The NHL is right – No one gets hurt in a hockey fight – DOH!

NEW YORK - NOVEMBER 14:  Ladislav Smid #5 of t...Image by Getty Images via @daylife
This probably not good for Canada’s overall image as we move to
a better place and more respect on the world stage.

Pardon my Eruption
Terrance Gavan
Apropos of a recent dust up between New York Rangers forward Sean Avery and Edmonton’s Lav ‘The Impalee’ Smid, fans, pundits and players are gabbing.
   “Avery’s gutless,” says one player.
   “He’s a worm,” says another.
   “Lemme at him … lemme, lemme at him … I’ll moider da’ bum,” spits Sylvester the Cat.
   “Edmonton Oilers defenceman Ladislav Smid didn’t skate Monday morning at Millennium Place in Sherwood Park after taking a sneak punch flush in the kisser from New York Rangers antagonist Sean Avery Sunday,” writes the Edmonton Journal’s Jim Matheson. “He might not play against the Chicago Blackhawks on Wednesday.
   “While the Oilers aren’t throwing out the ‘concussion’ word, Smid did take a ripping blow to the head from Avery and had to be helped off the ice at Madison Square Garden.”
   First, I couldn’t give a tinker’s diddle about Avery.

   Take a close look at the wording of the pundit.
   Matheson whispers the “concussion word” almost as if he’s trading freemason secrets.
   Grab a pair Jim.
   I saw it six times and I’ll guarantee that Smid has a concussion.
   The Oilers won’t open it up because of new rules instituted by the NHL to take care of players who suffered head trauma in the line of duty.
   Duty in this case should not include the delivery of an unimpeded haymaker thrown at the head of an unsuspecting combatant.
   It’s odd.
   The NHL policing concussions while supporting legalized pugilism.
   Brighter guys than me, Harvard lawyers (hello Brian Burke) say fighting can’t be removed.
   Why?
   “Consequences,” I’m told. “Implications,” they say. “Ah shut up ya’ wimp.”
   Point taken.
   I like to reference Plato on sticky matters re essential attributes of what’s right and who’s wrong.
   I pulled out my old dog-eared copy of the Republic and chomped down on a few passages.
   Plato realized that it goes against the grain of human nature to accept direction without question.
   And I’m calling BS.
   I don’t believe the NHL pres’ Gary Bettman; I don’t believe the vice-pres Collie Campbell; and I don’t believe that slick-talking Harvard brief who also seems to be upchucking all over his side of the bargain with MLSE.
   Why?
   Because we’re throwing dice with lives kiddoes.
   We’re setting precedents for kids according to standards – ugly standards – set by a professional sports body that speaks from both sides of its great gaping gob.
   It would be ironic if it was funny.
   It’s not. It’s serious.
   Last week the Globe and Mail reported from a symposium on concussions in hockey.
   In the article, former Drummondville Voltigeurs winger Kevin Mailhiot told the conference and Globe writer Sean Gordon that he remembers most of his concussions.
   “The first one, he thinks, came when he was pushed into the boards head-first in atom hockey – he would have been 10 or 11,” says Gordon. “Six more concussions – ‘at least, could be more’ – followed over the next decade, including one while playing in the Quebec Major Junior Hockey League that briefly resulted in respiratory arrest and was followed a day later by a disorienting overnight train ride home.”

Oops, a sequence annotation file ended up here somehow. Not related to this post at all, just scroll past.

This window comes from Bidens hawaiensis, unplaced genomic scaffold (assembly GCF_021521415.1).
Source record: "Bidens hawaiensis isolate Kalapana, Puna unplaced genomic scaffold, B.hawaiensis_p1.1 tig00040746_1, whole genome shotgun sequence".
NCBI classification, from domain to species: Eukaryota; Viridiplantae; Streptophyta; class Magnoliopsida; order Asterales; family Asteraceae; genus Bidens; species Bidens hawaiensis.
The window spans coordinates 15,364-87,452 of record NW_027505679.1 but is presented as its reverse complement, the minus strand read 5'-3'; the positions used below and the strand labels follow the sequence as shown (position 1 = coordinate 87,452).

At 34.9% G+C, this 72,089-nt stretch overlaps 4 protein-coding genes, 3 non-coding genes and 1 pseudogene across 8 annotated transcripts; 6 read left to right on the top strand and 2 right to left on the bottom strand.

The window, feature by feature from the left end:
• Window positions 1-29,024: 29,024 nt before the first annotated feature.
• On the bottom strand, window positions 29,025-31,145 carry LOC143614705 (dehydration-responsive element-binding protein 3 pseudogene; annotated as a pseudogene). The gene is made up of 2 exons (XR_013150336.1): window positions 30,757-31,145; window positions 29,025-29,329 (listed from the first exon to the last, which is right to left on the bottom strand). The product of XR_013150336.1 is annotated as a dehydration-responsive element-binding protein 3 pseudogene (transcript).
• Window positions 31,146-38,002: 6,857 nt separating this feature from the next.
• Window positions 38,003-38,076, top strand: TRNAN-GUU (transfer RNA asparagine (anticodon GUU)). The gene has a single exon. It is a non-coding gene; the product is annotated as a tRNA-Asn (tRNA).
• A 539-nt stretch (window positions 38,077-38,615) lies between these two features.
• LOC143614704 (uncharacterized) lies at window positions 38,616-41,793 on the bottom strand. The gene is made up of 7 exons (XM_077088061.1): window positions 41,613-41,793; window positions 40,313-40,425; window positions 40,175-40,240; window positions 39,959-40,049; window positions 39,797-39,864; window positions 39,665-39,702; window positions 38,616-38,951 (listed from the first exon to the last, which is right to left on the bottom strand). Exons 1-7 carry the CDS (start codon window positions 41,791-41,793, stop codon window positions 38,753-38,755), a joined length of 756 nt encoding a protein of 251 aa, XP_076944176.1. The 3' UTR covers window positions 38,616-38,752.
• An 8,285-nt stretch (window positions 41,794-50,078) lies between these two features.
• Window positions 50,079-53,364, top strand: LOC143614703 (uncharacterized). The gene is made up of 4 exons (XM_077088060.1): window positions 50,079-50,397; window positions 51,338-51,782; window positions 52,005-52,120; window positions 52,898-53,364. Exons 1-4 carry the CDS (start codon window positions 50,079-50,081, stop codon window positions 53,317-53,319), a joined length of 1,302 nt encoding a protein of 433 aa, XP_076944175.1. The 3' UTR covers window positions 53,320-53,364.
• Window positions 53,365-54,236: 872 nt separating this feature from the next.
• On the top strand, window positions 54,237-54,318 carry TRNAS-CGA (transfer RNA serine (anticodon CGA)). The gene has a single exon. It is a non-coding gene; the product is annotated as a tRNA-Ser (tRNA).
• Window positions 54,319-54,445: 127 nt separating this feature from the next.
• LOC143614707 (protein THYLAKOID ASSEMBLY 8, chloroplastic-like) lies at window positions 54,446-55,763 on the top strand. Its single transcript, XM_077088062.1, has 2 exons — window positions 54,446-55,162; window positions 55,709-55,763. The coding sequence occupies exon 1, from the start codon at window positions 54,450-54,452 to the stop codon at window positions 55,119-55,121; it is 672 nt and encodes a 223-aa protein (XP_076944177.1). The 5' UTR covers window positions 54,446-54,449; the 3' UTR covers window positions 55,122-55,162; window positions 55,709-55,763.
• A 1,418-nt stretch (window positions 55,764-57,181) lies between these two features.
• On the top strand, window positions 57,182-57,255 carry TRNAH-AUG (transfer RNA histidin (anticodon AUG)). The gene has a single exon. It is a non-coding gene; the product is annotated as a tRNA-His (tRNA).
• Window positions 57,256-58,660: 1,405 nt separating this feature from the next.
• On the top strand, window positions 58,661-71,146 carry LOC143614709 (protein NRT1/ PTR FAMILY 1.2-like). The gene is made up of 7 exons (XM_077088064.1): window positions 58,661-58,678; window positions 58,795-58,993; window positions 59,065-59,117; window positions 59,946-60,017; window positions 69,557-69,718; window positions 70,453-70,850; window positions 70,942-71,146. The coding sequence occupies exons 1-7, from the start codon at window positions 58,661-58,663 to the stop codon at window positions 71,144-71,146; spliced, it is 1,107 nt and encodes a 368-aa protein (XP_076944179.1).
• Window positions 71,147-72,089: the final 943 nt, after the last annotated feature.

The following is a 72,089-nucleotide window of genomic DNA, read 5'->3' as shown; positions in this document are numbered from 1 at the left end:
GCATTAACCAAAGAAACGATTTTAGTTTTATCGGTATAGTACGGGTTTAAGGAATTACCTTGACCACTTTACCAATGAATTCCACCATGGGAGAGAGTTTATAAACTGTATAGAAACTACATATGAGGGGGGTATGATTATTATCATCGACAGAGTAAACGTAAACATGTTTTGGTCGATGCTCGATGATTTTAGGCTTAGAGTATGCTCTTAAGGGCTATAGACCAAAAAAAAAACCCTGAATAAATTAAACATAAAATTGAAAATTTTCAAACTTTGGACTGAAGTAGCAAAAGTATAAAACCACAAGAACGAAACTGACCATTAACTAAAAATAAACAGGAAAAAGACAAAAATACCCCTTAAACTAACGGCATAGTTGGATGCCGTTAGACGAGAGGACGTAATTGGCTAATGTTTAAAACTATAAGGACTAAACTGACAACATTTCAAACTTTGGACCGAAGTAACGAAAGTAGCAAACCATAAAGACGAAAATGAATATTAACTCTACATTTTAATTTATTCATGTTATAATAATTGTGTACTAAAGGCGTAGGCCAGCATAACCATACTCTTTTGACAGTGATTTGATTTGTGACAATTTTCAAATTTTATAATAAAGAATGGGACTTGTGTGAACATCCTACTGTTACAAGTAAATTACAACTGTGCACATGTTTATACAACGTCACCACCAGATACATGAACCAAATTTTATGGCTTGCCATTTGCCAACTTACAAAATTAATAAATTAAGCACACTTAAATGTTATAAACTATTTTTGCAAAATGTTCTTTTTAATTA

“I cried non-stop from Moncton to Amqui, which is about five hours. I didn’t stop because I wasn’t sad any more, just because I was too exhausted,” said Mailhiot.
   The former junior star is now 24 and a recent law school graduate. He recounted his tale last weekend at that symposium in Montreal, sponsored by Hockey Canada and the Dr. Tom Pashby Sports Safety Fund. Gordon reports that it’s part of an ongoing series of workshops being held from Whitehorse to St. John’s this year.
   A recent medical report filed by a phalanx of researchers said that doctors and minor hockey players are calling for changes to rules and attitudes as evidence shows that concussions are taking an even greater toll on players than researchers had realized.
   A Canadian study, published in the November issue of the journal Neurosurg Focus, found the injuries are seven times more common than previously reported for players in their late teens and early 20s and that many of those most closely involved with the sport aren’t taking the injuries seriously.
   “You don’t suck it up and try to play through a concussion, if you do, it will get worse, we need to convince athletes this is different from other injuries,” said Jamie Kissick, a former Ottawa Senators team doctor, who also attended last weekend’s symposium.
   From your lips to God’s ears Dr. Kissick.
  Unfortunately, in this case, god is Gary Bettman.
  And he’s aided and abetted by a juggernaut of angels, known collectively as the Board of NHL Governors.
   They aren’t beholden to codes of ethics.
   They couldn’t give a crap about concussions, head trauma or the rising tide of evidence that says young men and kids are suffering as a result of early and repeated injuries to the noodle.
   No the Board of Governors in this top-down paradigm are interested in one thing and one thing only.
   Fighting puts seats in the seats.
   Their fealty?
   Simple.
   “In God we Trust.”
   And sadly.
   The buck stops there.

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